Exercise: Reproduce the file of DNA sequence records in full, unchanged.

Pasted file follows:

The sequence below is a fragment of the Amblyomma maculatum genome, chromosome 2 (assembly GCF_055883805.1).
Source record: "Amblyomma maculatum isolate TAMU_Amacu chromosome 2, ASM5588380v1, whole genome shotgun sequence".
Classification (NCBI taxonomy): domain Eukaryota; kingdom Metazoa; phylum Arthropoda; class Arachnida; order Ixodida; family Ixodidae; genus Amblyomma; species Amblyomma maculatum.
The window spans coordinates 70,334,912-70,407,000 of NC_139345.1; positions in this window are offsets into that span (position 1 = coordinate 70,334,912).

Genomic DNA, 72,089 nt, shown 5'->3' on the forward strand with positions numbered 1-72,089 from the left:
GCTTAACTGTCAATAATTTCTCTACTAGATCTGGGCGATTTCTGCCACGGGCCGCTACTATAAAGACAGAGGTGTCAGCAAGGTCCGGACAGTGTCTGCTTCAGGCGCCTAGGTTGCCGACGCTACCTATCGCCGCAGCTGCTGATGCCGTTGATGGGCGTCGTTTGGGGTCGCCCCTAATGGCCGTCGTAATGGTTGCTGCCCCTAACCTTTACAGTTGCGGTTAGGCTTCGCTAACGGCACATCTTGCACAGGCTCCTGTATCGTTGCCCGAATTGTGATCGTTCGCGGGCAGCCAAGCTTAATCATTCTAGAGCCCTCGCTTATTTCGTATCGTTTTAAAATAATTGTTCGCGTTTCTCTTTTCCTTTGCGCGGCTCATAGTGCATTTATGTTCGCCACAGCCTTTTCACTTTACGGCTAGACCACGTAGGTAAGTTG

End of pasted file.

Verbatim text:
The sequence below is a fragment of the Amblyomma maculatum genome, chromosome 2 (assembly GCF_055883805.1).
Source record: "Amblyomma maculatum isolate TAMU_Amacu chromosome 2, ASM5588380v1, whole genome shotgun sequence".
Classification (NCBI taxonomy): domain Eukaryota; kingdom Metazoa; phylum Arthropoda; class Arachnida; order Ixodida; family Ixodidae; genus Amblyomma; species Amblyomma maculatum.
The window spans coordinates 70,334,912-70,407,000 of NC_139345.1; positions in this window are offsets into that span (position 1 = coordinate 70,334,912).

Genomic DNA, 72,089 nt, shown 5'->3' on the forward strand with positions numbered 1-72,089 from the left:
GCTTAACTGTCAATAATTTCTCTACTAGATCTGGGCGATTTCTGCCACGGGCCGCTACTATAAAGACAGAGGTGTCAGCAAGGTCCGGACAGTGTCTGCTTCAGGCGCCTAGGTTGCCGACGCTACCTATCGCCGCAGCTGCTGATGCCGTTGATGGGCGTCGTTTGGGGTCGCCCCTAATGGCCGTCGTAATGGTTGCTGCCCCTAACCTTTACAGTTGCGGTTAGGCTTCGCTAACGGCACATCTTGCACAGGCTCCTGTATCGTTGCCCGAATTGTGATCGTTCGCGGGCAGCCAAGCTTAATCATTCTAGAGCCCTCGCTTATTTCGTATCGTTTTAAAATAATTGTTCGCGTTTCTCTTTTCCTTTGCGCGGCTCATAGTGCATTTATGTTCGCCACAGCCTTTTCACTTTACGGCTAGACCACGTAGGTAAGTTG